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hey, i had my English A1 HL Individual Oral Commentary today, and although there are a number of things I remembered after I'd done it (that happens all the time though..), I thought it went ok. I think most of it was due to the advice I read on here, so I'd like to thank the above posters, as I found what you said to be really helpful! :)

Advice to people doing their's would be to pick 3 or 4 central themes for yor book that you can apply to ANY part of the novel. For example, I had Dubliners by James Joyce, and had revised The Irish struggle, and Darkness as two easy themes. I would also advise you to pick a theme/focal point from the guiding questions, to show that you have at least acknowledged one of them. With most of these themes in mind before you enter the exam, it is easy enough. I also think you should JUST stick to those themes, no matter how much else you find in the text, as most of it is irrelevant to YOUR commentary.

And mainly, read the above comments, as they are all really useful!

Thankyou :rofl:

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Hmm.. I didn't know you guys who have english A1 use the same format for an oral commentary. Our teacher was very clear of what she expected from the oral commentary:

1.- Present yourself and the book you are about to present the excerpt from.

2.- Briefly mention the main characters of the book, and the main plot.

3.- State the theme and topic of the book.

4.- Situate the extract you are analyzing (what have just happened in the story, where does it take place) and the purpose of the author in the extract you are analyzing.

5.- Find evidence in the extract that support the purpose. Analyze sentence by sentence, in order.

6.- Give a conclusion, and find a way to add the things you have forgotten to mention before.

Hope that helps ^^

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Haha. I actually just did mine today, and much to my surprise, everything transpired quite well. Naturally, because I'm incredibly Type A and thus, get anxious about everything, I expected to fall flat on my face. But I didn't. Which was nice. So, first and foremost, it's absolutely imperative that you DON'T PANIC. Seriously. It won't be nearly as awful as you initially think.

1. When you receive your passage, make sure that you immediately state the context of the piece. If it's from a novel or play, briefly explain what events occurred before the passage in question. If it's a poem, attempt to make connections between the passage and the other works by that poet.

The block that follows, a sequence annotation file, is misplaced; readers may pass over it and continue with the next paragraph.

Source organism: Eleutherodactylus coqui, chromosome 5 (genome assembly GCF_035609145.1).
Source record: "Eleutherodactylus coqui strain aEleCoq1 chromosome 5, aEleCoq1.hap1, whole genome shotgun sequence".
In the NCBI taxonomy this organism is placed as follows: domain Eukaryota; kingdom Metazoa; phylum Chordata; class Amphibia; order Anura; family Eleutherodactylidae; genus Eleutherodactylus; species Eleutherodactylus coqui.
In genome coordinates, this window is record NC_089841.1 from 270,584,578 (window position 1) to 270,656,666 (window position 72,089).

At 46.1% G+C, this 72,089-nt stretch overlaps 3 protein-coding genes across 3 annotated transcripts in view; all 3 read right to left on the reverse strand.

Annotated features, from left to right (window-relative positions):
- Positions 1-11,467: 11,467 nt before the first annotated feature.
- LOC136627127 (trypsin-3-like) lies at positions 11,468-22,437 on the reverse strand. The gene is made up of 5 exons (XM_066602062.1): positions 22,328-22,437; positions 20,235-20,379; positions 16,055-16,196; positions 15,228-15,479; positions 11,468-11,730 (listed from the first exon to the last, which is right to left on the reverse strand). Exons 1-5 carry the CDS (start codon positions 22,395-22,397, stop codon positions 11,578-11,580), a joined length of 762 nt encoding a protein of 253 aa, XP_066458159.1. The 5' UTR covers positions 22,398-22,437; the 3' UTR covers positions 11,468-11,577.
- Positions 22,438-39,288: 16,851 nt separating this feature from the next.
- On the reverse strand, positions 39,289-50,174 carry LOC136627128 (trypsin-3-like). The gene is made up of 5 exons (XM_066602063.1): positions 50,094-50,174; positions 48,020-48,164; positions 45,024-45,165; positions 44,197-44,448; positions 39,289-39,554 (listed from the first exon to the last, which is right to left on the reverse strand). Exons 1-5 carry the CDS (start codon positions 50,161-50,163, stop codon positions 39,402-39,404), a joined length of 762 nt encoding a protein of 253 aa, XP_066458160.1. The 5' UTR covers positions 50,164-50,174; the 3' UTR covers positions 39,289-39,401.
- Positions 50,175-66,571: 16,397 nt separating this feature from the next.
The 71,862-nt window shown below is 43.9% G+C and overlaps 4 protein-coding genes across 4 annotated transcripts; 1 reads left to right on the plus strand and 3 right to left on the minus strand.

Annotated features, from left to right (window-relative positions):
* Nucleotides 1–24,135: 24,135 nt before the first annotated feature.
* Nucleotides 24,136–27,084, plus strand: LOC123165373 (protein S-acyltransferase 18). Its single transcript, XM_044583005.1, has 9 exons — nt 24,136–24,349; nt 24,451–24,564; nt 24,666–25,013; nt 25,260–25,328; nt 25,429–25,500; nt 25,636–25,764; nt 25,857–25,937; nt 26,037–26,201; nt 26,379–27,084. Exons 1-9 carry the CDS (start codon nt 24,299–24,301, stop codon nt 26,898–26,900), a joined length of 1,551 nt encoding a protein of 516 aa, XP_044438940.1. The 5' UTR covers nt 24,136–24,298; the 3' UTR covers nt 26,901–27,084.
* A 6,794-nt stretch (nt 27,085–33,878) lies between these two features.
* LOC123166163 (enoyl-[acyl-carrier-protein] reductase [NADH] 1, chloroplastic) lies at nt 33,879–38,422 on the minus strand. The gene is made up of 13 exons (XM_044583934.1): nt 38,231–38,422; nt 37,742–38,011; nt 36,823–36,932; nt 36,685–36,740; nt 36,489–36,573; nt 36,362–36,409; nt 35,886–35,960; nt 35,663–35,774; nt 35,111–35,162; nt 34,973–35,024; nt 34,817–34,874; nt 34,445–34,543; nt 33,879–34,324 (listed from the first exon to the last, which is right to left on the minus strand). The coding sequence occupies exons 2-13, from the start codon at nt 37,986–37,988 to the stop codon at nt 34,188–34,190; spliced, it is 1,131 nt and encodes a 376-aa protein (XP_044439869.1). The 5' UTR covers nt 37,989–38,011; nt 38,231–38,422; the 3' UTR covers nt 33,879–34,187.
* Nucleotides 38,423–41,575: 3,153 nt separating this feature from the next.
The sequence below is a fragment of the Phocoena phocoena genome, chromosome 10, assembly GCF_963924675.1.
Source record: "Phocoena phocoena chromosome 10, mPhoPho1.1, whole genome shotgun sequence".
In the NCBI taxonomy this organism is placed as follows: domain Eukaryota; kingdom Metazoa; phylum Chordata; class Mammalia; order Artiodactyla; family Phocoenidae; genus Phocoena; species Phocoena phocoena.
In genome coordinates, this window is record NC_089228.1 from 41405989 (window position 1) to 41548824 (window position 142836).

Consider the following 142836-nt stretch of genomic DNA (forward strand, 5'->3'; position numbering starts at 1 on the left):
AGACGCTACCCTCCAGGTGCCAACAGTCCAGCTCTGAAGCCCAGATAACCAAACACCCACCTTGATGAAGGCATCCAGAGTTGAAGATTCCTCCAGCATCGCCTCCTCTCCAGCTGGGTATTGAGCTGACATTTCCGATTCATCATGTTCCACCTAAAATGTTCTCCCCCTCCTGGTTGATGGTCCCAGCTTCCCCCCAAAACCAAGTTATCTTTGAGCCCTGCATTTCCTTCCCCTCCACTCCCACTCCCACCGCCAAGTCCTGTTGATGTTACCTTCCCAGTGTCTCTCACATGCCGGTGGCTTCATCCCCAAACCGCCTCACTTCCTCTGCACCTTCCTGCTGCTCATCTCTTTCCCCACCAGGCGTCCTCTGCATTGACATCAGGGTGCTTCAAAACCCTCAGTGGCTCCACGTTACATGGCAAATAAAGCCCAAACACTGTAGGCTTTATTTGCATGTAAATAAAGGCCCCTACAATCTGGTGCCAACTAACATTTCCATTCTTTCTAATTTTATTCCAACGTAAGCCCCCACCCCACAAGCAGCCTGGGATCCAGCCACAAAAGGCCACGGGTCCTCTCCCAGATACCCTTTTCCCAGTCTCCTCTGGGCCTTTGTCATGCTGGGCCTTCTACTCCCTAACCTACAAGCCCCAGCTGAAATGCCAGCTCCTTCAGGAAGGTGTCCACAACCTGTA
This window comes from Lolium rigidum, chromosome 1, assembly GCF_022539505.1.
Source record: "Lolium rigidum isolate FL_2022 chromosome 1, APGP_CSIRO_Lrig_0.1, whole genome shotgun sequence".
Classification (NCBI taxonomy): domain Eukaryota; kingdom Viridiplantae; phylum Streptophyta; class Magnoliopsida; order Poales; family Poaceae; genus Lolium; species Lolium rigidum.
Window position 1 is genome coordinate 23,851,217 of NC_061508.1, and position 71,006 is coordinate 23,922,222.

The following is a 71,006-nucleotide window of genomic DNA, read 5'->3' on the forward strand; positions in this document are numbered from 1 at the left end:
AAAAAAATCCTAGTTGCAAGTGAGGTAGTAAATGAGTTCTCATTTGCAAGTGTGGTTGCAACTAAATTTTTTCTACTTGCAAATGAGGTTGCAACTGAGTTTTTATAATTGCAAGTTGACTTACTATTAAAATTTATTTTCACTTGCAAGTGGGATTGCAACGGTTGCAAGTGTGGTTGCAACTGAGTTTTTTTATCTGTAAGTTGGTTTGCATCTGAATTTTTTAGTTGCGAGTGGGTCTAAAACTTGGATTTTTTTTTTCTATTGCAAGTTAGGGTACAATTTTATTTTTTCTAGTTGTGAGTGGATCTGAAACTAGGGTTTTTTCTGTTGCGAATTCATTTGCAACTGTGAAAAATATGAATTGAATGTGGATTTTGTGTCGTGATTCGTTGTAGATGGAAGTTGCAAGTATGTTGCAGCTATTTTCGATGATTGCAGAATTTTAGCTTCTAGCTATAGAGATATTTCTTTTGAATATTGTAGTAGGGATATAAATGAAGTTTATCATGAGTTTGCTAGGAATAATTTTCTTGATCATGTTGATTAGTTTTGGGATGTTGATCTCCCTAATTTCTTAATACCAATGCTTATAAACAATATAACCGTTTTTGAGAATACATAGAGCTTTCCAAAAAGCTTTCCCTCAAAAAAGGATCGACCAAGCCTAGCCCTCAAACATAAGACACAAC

2. Discuss both what is said and how it's being said. In other words, give an analysis of the events taking place in the passage, and include literary or poetic devices that the author employed in order to make his or her work more effective.

3. Use your preparation time as wisely as humanly possible. Write anything that comes to mind, regardless of how ridiculous it may immediately seem. This will assist you if ever you draw a blank.

4. It definitely helps to give your commentary a definitive structure. I personally find it most useful to start with the importance of the title of the work (particularly if it's a poem). Then, I like to talk about the general form (the author's writing style, or perhaps the meter of the poem), and then delve into a line-by-line analysis. Of course, this is what I would be most inclined to do, but your organisation doesn't necessarily have to adhere to this outline. Just ensure that you follow some sort of pattern.

5. Speak slowly! This will ensure that you coherently express all of your thoughts, and will eliminate the possibility of either ending too soon or being misunderstood.

6. Avoid colloquial language. I accidentally slipped in an untimely "Oh, crap" into my commentary, and I can't say I'm too pleased with myself. ROFL. Be as formal as you can, which will serve you well when it comes to the grammar portion of the rubric.

Edited by DeStijl

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FINALLY DONE WITH MINE!!! It's so much less stress now that its all done. I can give a couple tips on what I've picked up during this tramatic experience of my life:

1) Make sure you study over the week leading up to it and leave no last minute 'learning' to the last night.

2) On the last night, review everything that you have learned up to that point, particullarly quotes.

3) Go to sleep early the night before. If you studied enough that week, you'll be fine and more sleep will just make things go better the following day.

4) RELAX! The more stressed you are during the oral, probably the better you will do.

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I've always personally believed that these orals are a preparation to sight analysing passages. You shouldn't try to prepare other than knowing the fundamentals of literacy criticism.

  • Like 1

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Mine is tuesday in the middle of my testweek :|

I feel like crying! My English is not that fluent and I tend to forget my vocabularly often so then I just sit there and can't even formulate a proper sentence. It's just aaaah.

Everyone keeps saying that you have to say something about the themes,but how can you link the themes to the extract?

I am guessing you can't just randomly discuss one of the themes..

We never practiced these things in class,so that's why I have no idea what the examiners expect from me.

Any other tips for someone who has less than two days for preparing it ( I also need to study for my regular tests)

tnx